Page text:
March 24, 2013
So, was Spring Break in Galveston a pleasant time for all those out-of-towners, or was it tragic, uncomforatable, unpleasant, disasterous, costly, or a never-come-back-experience? We will probably never know because not a single agency of the city government has, nor are they likely, to say a word about anything about Spring Break except maybe sales tax collections were up or down.
And how about folks who live in Galveston. Do they have any idea what sort of things happened over Spring Break weekend? They saw thousand more people on the streets, cars on the streets, they heard more sirens going somewhere, and stood in longer lines for most everything. But do they know what their police officers, firefighters and EMS personell did those days? Was there crime in their neighborhoods? Were any of their friends, neighbors or relatives victims of crime? If they were, they are more likely to find out about it through word-of-month than through any media source.
In Corpus Christi, Port Aransas and South Padre Island, police and city officials issued statements to the media regarding their Spring Break experiences, either declaring them better than previous years or not as good as previous years, in terms of number of visitors, hotel occupancy, deaths by drowing, traffic fatalities, traffic citations issued, number of ambulance calls, fire calls, arrests, and all those things Spring Break visitors and local residents expect to read after big events.
But not in Galveston. Not a peep from anyone and actually a direct denial of a requent from The Police News to the Galveston Police Department for a general statement on police activity which would have included reports on arrests, incidents, traffic accidents, citations and other police actions. An email from the departments Public No-Information Officer told us to get it ourselves from the Police-To-Citizen website which has only a small part of the information required for an informative report.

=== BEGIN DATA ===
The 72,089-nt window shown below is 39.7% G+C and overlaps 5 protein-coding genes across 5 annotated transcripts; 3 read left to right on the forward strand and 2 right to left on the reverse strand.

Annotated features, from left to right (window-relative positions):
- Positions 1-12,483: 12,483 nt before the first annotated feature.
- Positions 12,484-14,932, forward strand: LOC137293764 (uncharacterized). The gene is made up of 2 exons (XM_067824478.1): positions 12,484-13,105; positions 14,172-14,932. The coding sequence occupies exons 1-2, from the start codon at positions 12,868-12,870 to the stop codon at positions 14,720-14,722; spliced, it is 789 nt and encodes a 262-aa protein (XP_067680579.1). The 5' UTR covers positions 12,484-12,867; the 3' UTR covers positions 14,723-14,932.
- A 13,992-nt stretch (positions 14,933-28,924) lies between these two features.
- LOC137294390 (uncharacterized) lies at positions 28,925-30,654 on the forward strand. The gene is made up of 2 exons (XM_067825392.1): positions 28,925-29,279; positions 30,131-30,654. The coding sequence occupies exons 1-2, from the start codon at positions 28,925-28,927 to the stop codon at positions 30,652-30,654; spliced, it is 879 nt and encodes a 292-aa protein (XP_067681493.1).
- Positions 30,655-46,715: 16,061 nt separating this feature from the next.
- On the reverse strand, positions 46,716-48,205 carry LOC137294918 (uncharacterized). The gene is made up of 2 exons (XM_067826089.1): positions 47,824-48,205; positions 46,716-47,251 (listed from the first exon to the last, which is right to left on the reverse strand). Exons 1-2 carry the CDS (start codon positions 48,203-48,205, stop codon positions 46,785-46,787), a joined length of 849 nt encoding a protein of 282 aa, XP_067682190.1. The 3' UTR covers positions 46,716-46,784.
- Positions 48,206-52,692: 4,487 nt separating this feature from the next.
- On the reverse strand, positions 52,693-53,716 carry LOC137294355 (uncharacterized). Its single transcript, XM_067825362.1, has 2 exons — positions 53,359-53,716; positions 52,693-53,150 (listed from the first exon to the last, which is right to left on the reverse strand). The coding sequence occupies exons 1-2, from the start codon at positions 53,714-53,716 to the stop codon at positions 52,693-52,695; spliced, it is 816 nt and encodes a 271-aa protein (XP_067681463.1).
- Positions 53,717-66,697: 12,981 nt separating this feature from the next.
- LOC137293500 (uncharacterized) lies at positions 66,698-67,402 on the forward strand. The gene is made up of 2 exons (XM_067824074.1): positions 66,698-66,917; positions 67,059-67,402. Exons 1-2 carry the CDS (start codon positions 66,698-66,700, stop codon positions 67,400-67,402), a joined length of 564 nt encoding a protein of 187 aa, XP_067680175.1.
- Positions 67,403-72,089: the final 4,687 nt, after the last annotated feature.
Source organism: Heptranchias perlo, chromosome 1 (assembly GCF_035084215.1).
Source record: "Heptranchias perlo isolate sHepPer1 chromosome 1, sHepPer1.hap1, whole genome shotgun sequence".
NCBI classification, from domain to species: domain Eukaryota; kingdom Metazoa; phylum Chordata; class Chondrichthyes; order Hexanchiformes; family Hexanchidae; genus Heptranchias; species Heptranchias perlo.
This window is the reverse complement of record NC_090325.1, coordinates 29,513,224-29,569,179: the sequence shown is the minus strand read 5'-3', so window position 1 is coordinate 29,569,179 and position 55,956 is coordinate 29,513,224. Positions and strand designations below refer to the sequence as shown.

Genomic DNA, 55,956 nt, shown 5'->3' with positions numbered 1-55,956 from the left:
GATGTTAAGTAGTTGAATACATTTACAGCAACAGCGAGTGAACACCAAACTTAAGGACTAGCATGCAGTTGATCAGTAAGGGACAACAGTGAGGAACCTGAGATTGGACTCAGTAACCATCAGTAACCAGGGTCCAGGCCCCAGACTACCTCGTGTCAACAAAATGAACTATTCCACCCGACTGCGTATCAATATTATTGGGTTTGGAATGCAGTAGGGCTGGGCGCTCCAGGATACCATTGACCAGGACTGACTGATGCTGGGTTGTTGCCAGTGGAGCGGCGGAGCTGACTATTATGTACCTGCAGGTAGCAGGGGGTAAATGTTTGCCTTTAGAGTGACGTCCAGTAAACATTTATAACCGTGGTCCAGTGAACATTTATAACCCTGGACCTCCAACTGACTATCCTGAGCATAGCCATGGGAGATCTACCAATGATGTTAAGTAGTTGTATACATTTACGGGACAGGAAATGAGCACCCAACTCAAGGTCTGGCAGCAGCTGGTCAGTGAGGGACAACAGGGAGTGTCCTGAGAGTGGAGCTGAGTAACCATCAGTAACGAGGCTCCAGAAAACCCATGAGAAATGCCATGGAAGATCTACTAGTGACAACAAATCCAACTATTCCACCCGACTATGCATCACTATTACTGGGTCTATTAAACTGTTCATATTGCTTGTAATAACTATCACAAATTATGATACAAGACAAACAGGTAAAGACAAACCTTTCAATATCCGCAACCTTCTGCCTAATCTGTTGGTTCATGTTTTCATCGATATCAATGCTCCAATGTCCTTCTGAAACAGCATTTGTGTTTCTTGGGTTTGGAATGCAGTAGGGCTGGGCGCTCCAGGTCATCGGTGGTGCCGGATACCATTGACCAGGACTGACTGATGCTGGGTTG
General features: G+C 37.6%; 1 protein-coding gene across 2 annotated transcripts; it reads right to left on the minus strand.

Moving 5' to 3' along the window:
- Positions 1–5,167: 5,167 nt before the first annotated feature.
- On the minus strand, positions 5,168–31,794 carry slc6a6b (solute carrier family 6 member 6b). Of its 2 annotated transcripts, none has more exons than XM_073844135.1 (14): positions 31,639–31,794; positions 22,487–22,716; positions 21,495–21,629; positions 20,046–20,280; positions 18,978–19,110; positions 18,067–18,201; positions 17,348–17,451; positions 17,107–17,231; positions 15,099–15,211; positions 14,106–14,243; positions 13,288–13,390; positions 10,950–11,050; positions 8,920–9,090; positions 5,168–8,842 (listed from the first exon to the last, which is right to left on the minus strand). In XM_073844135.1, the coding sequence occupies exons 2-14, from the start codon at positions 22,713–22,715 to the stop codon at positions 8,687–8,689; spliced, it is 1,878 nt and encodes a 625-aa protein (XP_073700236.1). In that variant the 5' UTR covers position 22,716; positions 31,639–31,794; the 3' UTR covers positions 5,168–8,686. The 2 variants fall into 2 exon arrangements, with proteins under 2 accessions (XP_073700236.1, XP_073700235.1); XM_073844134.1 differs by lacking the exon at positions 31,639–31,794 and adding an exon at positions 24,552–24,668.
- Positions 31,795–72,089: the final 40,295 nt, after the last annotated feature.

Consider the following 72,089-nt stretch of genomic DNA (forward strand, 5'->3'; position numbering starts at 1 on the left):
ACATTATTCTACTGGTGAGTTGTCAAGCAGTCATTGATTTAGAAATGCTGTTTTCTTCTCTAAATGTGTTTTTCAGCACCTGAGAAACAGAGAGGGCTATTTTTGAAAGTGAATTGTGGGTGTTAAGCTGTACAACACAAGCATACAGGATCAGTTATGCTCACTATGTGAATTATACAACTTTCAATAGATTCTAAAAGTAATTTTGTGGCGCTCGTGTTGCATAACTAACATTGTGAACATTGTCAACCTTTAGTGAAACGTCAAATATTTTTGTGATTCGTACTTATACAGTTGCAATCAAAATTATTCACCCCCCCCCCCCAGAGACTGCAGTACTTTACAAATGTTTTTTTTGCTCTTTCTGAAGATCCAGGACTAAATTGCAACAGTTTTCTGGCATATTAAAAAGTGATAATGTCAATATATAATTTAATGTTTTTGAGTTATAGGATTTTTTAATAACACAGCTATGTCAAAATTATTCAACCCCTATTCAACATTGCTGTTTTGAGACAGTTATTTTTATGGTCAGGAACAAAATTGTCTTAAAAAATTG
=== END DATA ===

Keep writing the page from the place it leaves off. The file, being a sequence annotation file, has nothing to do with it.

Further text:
It has become more and more evident over recent months the Galveston city administration's modus operandi is let the public know as little about what is going on in city government as possible. This philosophy appears to have been adopted by the police administration also and is being explained in different ways. Galveston's main news source, the Galveston County Daily News, has been hammering the city administration editorially for weeks for it's illegal closed door meetings and other shenanigans which keep the public from knowing what's really going on.
One explanation we have heard from citizens for "keeing crime quite" has been it is bad for tourism. Tourist won't come to Galveston if they know it is likely they will experience crime in one way or another. Will their cars be burglarized in a hotel parking lot? Many are, but you are not likely to hear about it or read about it. Not in a city where the police chief's family owns a big stretch of beach which thrives on tourist dollars. Will you be assaulted and robbed? It happens, but if it is not uncovered by a reporter, you won't hear about it, because the police department will not announce it to the press for publication, as departments in many other cities do. Police departments in Texas City, Dickinson and Santa Fe, all smaller cities than Galveston in population and number of police officers, issue more press statements to the media regarding crime, than the Galveston Police Department does and those cities are not tourists centers whose populations triple during seasonal events.